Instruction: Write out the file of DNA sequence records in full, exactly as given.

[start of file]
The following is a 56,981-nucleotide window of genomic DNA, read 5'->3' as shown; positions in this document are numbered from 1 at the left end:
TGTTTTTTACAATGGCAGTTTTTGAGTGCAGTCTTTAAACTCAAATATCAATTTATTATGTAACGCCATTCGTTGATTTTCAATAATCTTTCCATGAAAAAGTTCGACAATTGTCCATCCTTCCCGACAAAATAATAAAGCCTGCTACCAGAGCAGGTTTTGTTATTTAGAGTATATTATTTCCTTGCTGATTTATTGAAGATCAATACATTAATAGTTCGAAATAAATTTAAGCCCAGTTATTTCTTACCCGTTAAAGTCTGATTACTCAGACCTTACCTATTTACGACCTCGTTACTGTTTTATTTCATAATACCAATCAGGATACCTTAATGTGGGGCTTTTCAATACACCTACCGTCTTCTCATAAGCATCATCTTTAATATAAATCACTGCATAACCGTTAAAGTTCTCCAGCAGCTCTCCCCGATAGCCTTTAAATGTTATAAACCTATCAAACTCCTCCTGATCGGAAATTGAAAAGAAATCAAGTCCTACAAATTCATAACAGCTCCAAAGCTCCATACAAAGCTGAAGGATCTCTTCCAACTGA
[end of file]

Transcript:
The following is a 56,981-nucleotide window of genomic DNA, read 5'->3' as shown; positions in this document are numbered from 1 at the left end:
TGTTTTTTACAATGGCAGTTTTTGAGTGCAGTCTTTAAACTCAAATATCAATTTATTATGTAACGCCATTCGTTGATTTTCAATAATCTTTCCATGAAAAAGTTCGACAATTGTCCATCCTTCCCGACAAAATAATAAAGCCTGCTACCAGAGCAGGTTTTGTTATTTAGAGTATATTATTTCCTTGCTGATTTATTGAAGATCAATACATTAATAGTTCGAAATAAATTTAAGCCCAGTTATTTCTTACCCGTTAAAGTCTGATTACTCAGACCTTACCTATTTACGACCTCGTTACTGTTTTATTTCATAATACCAATCAGGATACCTTAATGTGGGGCTTTTCAATACACCTACCGTCTTCTCATAAGCATCATCTTTAATATAAATCACTGCATAACCGTTAAAGTTCTCCAGCAGCTCTCCCCGATAGCCTTTAAATGTTATAAACCTATCAAACTCCTCCTGATCGGAAATTGAAAAGAAATCAAGTCCTACAAATTCATAACAGCTCCAAAGCTCCATACAAAGCTGAAGGATCTCTTCCAACTGA